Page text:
Lately, there has been much talk of the dangers concerning anti-depressant medication; citing the largest risks as suicide and the worsening of symptoms. While this is not totally wrong, there is far more to it than that. There are risks to absolutely every medication. If you were to open and read the information leaflet enclosed in a twelve pack of Panadol, usually the last warning on the possible side effects list is death. Side effects do not get worse than that. But in the case of anti-depressants (which often double as anti-anxiety medication too), anxiety and depressive symptoms can not only worsen but become extremely exacerbated. In some cases, they can even act as a trigger for Bipolar Disorder – or other conditions like Borderline Personality Disorder, which traditionally cannot be treated with conventional medication.
There is no way to undo the damage that taking unnecessary medication can cause. This is not a case of scaremongering – rather, it is a means of raising awareness about the potential dangers associated with anti-depressants. Your GP is not a mental health specialist. In fact, for some time, it has probably been common practice to issue general prescriptions for mental illnesses in the same way that a GP would prescribe general antibiotics for an undetermined infection. Mental illness cannot be treated in the same way as a physical ailment. They are usually far more complex than that, and require more attention than a ten minute doctor’s appointment would allow for.
4. Listicles rarely tell you what to do once you’ve acknowledged that you might have an anxiety disorder
In the event that these lists are helpful to anyone, there is no afterword. There is no “okay, now you know this about yourself; here’s what you should do next.’ Fortunately, the end of this listicle will be rife with advice on what to do next. Generally speaking, if a person feels they are of ill mental health, they are probably correct. Only an individual can know well enough what’s right and what’s wrong with themselves.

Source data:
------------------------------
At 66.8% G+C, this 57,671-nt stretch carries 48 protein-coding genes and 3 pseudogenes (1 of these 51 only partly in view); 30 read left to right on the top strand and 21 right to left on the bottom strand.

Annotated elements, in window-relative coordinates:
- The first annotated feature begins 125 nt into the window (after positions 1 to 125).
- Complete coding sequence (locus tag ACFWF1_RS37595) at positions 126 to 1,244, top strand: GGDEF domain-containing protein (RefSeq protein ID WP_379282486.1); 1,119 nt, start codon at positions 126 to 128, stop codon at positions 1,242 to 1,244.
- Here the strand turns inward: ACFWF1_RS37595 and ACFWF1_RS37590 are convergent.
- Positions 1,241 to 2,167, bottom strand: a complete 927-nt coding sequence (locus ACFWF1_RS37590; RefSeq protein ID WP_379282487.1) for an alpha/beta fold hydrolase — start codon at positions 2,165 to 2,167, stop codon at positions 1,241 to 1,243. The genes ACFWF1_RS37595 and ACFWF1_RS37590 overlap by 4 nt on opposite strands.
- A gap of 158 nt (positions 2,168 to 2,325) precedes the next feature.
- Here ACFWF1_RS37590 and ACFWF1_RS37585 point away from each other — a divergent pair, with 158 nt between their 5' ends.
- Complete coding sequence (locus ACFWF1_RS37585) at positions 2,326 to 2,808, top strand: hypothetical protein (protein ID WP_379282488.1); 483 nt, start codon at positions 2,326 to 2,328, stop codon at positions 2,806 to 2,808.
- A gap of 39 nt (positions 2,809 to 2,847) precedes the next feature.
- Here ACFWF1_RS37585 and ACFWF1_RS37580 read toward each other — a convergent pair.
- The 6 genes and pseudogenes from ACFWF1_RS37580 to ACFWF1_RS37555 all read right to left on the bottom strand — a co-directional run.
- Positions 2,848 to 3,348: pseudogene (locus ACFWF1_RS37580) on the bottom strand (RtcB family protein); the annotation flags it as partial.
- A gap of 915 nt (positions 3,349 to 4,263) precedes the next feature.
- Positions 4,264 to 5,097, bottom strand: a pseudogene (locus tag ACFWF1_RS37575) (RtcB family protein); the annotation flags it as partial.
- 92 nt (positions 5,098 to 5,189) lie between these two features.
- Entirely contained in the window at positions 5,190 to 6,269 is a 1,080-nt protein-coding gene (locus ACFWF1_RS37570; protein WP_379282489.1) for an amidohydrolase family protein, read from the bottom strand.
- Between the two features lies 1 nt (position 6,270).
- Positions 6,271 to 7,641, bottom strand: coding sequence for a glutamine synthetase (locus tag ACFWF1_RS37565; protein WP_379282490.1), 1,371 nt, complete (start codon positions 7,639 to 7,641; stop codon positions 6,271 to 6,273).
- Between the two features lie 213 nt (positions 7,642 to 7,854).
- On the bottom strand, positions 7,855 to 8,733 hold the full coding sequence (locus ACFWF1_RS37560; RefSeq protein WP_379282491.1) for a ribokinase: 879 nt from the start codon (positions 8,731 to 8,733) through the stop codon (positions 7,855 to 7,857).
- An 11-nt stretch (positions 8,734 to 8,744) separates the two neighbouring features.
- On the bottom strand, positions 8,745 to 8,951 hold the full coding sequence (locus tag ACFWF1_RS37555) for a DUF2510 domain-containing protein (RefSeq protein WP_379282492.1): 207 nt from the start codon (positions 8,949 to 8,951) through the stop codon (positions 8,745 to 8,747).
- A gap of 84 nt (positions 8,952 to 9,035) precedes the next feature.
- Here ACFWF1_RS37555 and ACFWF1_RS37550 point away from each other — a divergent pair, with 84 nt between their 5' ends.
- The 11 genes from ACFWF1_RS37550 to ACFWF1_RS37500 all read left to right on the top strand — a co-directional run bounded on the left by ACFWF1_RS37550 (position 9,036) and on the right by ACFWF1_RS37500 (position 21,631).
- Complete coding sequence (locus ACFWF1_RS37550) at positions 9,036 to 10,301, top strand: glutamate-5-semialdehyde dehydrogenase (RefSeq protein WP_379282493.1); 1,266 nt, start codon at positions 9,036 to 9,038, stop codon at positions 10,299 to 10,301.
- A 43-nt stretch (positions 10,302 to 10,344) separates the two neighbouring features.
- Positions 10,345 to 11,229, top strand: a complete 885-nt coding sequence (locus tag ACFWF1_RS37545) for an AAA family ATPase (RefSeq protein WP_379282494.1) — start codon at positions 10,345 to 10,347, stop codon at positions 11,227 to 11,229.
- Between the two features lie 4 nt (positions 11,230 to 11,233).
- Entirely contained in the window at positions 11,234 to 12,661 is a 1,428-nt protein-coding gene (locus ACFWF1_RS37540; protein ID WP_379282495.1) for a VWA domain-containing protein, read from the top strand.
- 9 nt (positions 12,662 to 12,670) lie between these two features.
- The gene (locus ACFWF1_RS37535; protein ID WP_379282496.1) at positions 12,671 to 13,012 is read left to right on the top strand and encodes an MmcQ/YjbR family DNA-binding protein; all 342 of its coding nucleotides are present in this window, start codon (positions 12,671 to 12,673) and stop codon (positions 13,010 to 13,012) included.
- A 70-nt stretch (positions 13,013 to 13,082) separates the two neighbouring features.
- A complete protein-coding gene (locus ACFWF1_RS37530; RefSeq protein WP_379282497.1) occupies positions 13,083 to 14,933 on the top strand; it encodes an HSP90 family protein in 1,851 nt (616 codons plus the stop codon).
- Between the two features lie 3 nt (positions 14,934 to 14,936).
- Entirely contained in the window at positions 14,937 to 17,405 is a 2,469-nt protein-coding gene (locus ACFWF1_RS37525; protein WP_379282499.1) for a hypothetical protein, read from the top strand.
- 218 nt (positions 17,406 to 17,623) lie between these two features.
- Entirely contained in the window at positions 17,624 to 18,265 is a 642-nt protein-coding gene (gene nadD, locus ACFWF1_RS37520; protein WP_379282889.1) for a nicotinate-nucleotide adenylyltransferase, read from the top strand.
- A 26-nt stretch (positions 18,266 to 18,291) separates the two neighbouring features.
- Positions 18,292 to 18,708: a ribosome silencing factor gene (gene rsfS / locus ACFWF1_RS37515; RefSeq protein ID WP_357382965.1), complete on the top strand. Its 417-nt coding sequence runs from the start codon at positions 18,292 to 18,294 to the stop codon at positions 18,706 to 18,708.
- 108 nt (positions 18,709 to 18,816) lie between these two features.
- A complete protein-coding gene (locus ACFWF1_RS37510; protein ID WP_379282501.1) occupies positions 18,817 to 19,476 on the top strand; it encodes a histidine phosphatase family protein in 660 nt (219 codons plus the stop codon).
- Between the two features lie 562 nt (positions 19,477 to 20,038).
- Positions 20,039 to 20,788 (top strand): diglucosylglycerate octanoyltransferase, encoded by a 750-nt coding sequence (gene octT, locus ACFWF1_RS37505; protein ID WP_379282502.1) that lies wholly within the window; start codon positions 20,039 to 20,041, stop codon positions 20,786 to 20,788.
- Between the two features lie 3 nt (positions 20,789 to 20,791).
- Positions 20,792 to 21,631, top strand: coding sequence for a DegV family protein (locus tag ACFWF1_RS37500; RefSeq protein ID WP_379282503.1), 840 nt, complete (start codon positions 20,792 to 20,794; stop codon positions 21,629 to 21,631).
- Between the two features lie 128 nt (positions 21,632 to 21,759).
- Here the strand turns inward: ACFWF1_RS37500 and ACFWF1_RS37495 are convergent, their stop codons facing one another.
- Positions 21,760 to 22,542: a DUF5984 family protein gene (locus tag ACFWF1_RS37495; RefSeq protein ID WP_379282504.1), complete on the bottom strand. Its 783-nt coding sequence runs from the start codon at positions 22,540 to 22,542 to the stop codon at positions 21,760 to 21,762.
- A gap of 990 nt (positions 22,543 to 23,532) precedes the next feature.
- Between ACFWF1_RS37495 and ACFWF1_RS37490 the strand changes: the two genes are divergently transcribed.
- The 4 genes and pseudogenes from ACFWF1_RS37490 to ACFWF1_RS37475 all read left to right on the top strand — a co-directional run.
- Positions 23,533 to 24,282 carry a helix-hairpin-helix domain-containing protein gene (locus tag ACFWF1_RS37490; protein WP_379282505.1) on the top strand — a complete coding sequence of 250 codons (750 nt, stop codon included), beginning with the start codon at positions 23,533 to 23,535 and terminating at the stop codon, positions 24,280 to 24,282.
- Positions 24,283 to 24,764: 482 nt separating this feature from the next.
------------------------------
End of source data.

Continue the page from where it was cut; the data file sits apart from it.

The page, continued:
So what next? Go to your GP. Ask them to refer you to your local mental health services (yes, they exist). The referral appointment may take up to a few weeks, so if you feel at risk of harming yourself, ask for information on free services that may be able to see you in an emergency. Samaritans have an emergency helpline. Pieta House will try to see you as soon as possible if you are at high-risk of suicide or self-harm. And if you feel really, really, really bad – call an ambulance, or get someone to drive you to A&E. Your GP will also be able to advise you on the various counseling and psychotherapy services in your area, or of ways to find a suitable therapist (IACP.ie has a full list of accredited psychotherapists in Ireland). They will also be able to provide you with documentation that you might need for missed time in college, school, or work due to your illness. The channels for help are available, and do not end, with your GP – he or she is the gateway to improving your mental health.
To return to the initial point of this listicle: an accurate, safe diagnosis takes time. Keep talking about your mental health, and keep looking after yourself – but use the right channels. Recovery or treatment is not just about taking medication. Sometimes it’s necessary and sometimes it’s not, but a psychiatrist will be able to work with you to determine what sort of treatment is the most suitable for you.
This is something that listicles most certainly cannot do.
Images via guardianlv.com